Financial watchdog puts Medibank management on notice

The financial services watchdog has put Medibank Private’s management on notice, flagging it would take further action against the health insurer’s executives if the company’s risk management is found to be inadequate.

The Australian Prudential Regulation Authority (APRA) on Monday said it had intensified its supervision of Medibank in response to the recent cyberattack that exposed its entire customer database. APRA member Suzanne Smith said the regulator had provided its input into the external review announced by Medibank on 16 November to ensure that it will meet APRA’s requirements.

Sensitive Medibank customer data has been leaking onto the dark web.Credit:Getty Images / Louise Kennerley

The external review, to be carried out by Deloitte, will examine the cyberattack, the effectiveness of Medibank’s controls, and its response to the incident.

“While APRA notes Medibank’s constructive response to date, APRA will consider whether further regulatory action is needed when findings of the report become clear,” Smith said.

“APRA expects Medibank to undertake any recommended remediation actions and ensure there is appropriate consequence management, including impacts to executive remuneration where appropriate.”

The prudential regulator’s sentiment echoes that of proxy advisors who have warned that Medibank’s management’s must be held accountable if the Deloitte review deems its handling of the cyberattack to be inadequate.

Before Medibank’s AGM this month, CGI Glass Lewis flagged that board renewal and executive scalps might be needed over the coming year and raised the spectre of executive pay “clawbacks” to account for any executive shortcomings that had allowed the attack to be so damaging.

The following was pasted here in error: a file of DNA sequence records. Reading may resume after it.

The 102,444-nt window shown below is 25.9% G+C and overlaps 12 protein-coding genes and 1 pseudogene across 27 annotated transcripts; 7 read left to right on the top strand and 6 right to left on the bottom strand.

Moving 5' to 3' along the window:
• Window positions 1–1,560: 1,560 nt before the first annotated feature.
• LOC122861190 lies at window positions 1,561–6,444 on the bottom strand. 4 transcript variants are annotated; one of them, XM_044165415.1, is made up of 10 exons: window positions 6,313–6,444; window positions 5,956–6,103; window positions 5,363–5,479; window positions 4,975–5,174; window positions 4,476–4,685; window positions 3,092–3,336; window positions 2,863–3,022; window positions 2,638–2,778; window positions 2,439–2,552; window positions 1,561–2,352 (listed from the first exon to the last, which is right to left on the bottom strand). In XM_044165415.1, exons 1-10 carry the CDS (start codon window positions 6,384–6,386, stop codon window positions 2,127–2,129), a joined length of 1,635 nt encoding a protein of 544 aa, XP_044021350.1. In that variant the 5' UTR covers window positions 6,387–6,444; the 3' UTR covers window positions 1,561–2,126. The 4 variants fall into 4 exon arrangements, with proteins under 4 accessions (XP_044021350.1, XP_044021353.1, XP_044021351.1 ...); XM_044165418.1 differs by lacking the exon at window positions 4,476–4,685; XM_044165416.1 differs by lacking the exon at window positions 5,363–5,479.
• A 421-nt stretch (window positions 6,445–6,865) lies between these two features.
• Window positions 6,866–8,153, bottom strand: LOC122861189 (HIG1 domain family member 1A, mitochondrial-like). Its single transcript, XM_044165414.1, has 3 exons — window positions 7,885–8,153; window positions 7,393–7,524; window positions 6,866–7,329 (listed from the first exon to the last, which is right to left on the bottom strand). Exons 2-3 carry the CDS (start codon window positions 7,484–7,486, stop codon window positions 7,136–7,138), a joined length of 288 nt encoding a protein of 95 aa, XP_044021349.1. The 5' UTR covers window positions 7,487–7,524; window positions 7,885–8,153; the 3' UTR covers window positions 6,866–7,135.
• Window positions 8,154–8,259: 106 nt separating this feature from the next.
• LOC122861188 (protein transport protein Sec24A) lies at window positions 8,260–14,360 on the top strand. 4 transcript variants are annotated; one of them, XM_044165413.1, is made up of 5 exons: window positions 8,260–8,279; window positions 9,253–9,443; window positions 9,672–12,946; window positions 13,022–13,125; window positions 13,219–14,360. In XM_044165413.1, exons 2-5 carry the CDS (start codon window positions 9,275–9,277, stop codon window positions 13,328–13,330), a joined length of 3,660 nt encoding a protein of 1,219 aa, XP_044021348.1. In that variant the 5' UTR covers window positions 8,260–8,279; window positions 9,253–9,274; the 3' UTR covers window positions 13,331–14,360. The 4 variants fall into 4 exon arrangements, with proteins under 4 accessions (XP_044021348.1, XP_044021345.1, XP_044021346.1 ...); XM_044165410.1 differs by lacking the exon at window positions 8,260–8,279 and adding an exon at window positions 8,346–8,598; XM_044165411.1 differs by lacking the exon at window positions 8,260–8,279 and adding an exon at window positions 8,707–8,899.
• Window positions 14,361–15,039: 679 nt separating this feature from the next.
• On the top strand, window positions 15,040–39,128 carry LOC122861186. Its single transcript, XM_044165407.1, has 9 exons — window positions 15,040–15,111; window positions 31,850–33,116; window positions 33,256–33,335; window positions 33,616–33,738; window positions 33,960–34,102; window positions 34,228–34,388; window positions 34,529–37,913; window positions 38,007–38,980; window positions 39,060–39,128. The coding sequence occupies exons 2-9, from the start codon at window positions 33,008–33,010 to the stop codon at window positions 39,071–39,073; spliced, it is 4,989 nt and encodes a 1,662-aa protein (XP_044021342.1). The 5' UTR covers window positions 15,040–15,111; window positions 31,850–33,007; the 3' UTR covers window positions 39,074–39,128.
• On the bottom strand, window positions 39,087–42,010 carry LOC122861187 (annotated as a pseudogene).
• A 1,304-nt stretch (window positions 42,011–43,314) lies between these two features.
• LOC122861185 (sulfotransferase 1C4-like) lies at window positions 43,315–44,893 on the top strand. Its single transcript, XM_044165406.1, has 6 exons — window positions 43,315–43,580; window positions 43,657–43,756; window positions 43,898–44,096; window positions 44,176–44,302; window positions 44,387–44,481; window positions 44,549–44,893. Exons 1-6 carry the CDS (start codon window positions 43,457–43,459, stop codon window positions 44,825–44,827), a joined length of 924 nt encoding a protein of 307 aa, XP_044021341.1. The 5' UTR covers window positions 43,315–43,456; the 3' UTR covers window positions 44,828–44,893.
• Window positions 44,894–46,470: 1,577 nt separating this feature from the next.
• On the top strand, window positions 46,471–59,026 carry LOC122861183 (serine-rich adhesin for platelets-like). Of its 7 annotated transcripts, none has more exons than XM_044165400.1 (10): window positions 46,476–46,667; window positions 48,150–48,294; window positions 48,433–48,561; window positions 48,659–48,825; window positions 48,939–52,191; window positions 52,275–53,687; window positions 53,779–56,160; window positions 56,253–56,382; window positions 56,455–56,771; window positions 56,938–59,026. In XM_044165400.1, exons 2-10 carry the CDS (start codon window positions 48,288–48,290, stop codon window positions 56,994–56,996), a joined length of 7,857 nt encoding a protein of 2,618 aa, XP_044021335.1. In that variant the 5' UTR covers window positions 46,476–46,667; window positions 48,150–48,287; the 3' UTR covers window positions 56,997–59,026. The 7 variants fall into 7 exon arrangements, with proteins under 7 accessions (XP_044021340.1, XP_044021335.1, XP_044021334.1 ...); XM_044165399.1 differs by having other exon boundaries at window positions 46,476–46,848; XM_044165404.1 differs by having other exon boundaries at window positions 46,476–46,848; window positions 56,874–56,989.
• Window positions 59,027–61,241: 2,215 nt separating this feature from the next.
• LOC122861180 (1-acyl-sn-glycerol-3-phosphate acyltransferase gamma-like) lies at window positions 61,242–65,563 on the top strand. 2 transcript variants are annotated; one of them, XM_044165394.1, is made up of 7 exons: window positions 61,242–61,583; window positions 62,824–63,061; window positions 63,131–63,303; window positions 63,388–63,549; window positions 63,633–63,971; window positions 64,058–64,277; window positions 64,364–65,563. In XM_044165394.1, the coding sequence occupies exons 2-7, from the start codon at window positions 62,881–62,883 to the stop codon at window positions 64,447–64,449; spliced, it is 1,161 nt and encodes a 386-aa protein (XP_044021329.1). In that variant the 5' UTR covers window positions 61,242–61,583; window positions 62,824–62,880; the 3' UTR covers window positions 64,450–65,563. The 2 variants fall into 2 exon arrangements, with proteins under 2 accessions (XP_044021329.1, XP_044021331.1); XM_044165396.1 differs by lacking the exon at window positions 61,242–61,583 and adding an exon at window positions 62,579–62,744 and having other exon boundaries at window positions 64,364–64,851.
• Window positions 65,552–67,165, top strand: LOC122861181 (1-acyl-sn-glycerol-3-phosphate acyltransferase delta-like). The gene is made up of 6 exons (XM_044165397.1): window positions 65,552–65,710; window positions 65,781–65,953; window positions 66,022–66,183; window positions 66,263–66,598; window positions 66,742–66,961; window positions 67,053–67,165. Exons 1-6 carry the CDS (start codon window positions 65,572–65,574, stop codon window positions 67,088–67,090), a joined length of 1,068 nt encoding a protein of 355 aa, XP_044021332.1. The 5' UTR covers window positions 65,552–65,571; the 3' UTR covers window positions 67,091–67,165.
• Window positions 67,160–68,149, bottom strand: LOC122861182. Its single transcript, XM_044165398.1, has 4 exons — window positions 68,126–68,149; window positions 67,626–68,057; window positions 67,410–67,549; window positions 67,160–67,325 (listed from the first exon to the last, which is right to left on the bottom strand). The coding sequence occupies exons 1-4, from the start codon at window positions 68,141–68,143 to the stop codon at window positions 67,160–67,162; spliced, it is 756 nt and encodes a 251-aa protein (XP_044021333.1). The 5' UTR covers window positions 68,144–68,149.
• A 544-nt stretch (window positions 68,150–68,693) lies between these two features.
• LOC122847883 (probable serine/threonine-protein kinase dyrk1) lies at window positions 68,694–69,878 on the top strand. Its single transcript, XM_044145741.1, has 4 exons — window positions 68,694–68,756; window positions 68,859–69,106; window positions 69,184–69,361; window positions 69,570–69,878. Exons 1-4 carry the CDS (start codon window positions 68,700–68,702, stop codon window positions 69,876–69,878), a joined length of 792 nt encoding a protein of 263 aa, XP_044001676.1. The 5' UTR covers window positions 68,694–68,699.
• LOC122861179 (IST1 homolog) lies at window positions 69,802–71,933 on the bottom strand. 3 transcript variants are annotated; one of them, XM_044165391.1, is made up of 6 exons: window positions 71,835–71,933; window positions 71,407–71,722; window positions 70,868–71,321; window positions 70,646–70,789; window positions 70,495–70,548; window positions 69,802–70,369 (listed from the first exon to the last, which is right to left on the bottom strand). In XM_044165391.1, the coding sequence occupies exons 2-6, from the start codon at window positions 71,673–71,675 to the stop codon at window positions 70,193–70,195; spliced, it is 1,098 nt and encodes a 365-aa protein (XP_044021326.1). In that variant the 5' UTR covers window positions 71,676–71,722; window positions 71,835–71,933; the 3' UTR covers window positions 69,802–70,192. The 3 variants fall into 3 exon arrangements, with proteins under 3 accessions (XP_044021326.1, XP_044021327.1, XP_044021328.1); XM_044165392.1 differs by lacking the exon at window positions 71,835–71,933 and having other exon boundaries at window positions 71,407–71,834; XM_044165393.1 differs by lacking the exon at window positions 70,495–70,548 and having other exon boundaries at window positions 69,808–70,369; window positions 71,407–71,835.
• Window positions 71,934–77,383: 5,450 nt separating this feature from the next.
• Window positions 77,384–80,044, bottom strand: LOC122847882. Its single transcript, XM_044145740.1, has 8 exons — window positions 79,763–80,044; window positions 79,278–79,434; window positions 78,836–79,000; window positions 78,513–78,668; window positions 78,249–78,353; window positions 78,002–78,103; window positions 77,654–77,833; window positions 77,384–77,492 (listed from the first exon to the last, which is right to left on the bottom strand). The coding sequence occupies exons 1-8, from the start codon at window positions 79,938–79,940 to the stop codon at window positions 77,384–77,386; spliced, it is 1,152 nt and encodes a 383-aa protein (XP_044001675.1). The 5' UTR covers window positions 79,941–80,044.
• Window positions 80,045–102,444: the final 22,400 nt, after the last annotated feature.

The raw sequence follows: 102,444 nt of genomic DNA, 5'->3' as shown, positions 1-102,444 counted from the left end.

“It may be the case that in due course, the board and executive team will require renewal to a) bolster its skills and knowledge of cybersecurity and b) show accountability for the loss of privacy to its customers and the loss of value to Medibank shareholders,” CGI said.

Medibank chief executive David Koczkar said the health insurer has been in regular consultation with APRA since the cyber incident. This included consulting on the scope of the external review by Deloitte.

“The review will ensure that we learn from this cyberattack and continue to strengthen our ability to safeguard our customers,” he said.

“We are grateful for the support we and our customers have received from the government and its agencies as this crime has unfolded.”

The hackers accessed the customer data of close to 10 million current and former medibank customers last month. This included sensitive information on close to 500,000 policyholders, including medical treatment.

The hackers have drip-fed sensitive health information about Medibank customers on the dark web in an attempt to pressure the company into paying a $US10 million ($15 million) ransom, which the insurer has refused to pay.

The dark web forum hosting the hacker’s blog – which they have used to release customer data – was offline for most of last week before surfacing again over the weekend. There has been no further updates, or release of sensitive customer data for more than a week.

Federal Police commissioner Reece Kershaw this month named Russia as the home of the Medibank hackers as experts warned Australians to expect a wave of financially motivated cybercrime from the country.

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